It’s now all the rage to be a recovering feminist. Just about every such 12-stepper who writes a mea culpa book exposing feminist follies is celebrated as a groundbreaker. The “revelations” and “insights” offered by this new crop of feminist turncoats may be a welcome change, but they are neither new nor original.
For example, the rapturous reception given to reformed feminist Linda G. Mills for her book, “Insult to Injury: Rethinking Our Responses to Intimate Abuse,” is completely overwrought. One intoxicated libertarian reviewer even heralded the thing for being “full of heresies.” According to this review-lite, among the “heretical” conclusions expressed by Professor Mills is “that the conventional feminist paradigm of domestic violence as a form of patriarchal oppression is woefully inadequate.”
“Woefully inadequate” in the Mills book implies that the predominant problem with that paradigm is that it doesn’t work well in practice for all couples – that to be useful, the concept of society as a patriarchal system needs to be supplemented. Far from being heretical, this theme is not even praiseworthy – it is philosophically limp. Like Marxism, feminism doesn’t work not because it’s “woefully inadequate,” and needs some tweaking, but because it’s false, it’s a lie – it’s a deliberate attempt to rape reality, to impose a false consciousness on others.
As I wrote in 1999, “in reality it [feminism] is nothing but a theoretical understanding. Its take on wife assault is just one of many competing perspectives. The feminist orthodoxy, moreover, appeals to carefully selected studies that support its view and overlooks, discounts or ignores those studies challenging it.”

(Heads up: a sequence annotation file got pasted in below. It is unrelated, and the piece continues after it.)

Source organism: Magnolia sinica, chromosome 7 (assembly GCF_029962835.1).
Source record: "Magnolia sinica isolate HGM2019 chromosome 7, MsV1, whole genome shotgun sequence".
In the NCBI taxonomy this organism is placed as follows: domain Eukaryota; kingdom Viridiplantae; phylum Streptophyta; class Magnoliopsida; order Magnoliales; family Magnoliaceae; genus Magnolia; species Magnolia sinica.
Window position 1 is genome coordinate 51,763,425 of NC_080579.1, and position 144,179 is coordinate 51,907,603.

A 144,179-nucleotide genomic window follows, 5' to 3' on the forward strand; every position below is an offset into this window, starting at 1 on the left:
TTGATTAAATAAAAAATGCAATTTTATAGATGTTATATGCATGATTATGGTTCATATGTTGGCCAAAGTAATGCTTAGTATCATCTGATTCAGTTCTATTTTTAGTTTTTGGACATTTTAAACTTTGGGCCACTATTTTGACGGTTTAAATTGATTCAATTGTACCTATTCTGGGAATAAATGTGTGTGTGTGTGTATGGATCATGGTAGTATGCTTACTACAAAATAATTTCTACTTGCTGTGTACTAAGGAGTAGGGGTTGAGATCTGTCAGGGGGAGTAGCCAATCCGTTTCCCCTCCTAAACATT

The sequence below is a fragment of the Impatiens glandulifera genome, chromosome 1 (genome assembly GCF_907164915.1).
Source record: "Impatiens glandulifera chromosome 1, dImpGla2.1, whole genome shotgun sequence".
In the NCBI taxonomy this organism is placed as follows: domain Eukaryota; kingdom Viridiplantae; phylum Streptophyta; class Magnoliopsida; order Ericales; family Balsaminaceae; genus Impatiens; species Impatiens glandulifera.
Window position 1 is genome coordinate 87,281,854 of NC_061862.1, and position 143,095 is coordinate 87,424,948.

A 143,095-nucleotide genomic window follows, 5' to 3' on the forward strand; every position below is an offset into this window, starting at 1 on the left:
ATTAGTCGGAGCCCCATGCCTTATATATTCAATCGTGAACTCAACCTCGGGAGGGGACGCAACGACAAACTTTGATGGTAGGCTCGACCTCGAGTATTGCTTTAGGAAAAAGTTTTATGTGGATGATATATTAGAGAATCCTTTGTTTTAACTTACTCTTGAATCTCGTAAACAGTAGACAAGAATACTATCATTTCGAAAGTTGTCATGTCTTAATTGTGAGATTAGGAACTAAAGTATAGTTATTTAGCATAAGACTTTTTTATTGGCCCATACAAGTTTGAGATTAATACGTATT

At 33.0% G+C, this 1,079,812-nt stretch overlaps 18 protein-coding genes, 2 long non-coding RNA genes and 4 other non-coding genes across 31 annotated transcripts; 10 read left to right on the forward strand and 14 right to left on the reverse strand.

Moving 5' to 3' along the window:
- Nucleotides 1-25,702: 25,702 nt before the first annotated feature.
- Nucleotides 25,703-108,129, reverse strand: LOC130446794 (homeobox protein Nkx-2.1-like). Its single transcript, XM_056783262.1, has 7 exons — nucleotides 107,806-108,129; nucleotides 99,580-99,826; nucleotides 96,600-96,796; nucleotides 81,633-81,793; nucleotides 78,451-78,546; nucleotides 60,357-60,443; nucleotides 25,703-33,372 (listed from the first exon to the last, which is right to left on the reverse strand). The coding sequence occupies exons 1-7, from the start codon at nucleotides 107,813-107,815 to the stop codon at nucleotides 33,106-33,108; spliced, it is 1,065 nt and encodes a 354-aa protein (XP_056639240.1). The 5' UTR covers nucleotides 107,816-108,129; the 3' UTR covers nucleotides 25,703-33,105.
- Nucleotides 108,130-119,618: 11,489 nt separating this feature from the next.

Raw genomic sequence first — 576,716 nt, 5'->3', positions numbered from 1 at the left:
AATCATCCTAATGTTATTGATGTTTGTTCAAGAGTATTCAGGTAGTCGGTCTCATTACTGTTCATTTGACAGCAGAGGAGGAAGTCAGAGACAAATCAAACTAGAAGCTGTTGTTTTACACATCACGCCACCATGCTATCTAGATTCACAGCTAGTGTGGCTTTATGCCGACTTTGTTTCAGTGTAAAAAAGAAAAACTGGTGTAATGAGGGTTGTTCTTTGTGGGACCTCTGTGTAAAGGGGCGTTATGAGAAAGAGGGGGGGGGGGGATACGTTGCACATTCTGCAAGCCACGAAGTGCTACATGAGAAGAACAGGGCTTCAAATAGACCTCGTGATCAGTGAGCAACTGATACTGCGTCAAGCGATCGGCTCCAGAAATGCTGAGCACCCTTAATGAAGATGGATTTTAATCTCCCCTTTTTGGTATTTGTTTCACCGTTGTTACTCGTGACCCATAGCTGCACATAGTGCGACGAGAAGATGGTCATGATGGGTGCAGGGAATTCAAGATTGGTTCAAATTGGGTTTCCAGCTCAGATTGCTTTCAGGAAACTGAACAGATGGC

In support, I cited Terri Petkau’s truly radical analysis. This Canadian sociologist provided both an analytical evisceration of feminist constructs (such as “cycle of violence”) as well as an empirical invalidation – evidence for which she culled from research with patrol constables. The officers rejected outright the feminist account of wife assault because they found it inconsistent with what they encountered on the beat.
In other words, the feminist theory collided with reality.
But struck by historical Alzheimer’s, our reviewer (and many others who have been similarly afflicted) goes on to glorify Mills for uncovering “years of research, which mainstream feminism has glossed over or ignored,” and which “shows that … like men, women are frequently aggressive in intimate settings.”
This is news?
This column has also highlighted the trailblazing work of Professor John Fekete in “Moral Panic: Biopolitics Rising.” The book, hailed by noted philosophy professor Agnes Heller as “a masterpiece of critical theory,” exposed the collection of single-sex, violence-against-women surveys that formed the sham case leveled at all men by American and Canadian feminists. Problems of unrepresentative samples, reliance on anecdotes, and use of over-inclusive survey questions represented just the tip of this methodological heap of trash.
In the early 1990s, Fekete and philosopher Ferrel Christensen at the University of Alberta also uncovered and exposed dozens of well-controlled two-sex surveys conducted over the past 30 years in Canada and in the U.S., all of which revealed that women assault their partners as often as – or more often than – men do. Gender symmetry in “intimate abuse” is as well documented as it is well concealed by government and special-interest number crunchers.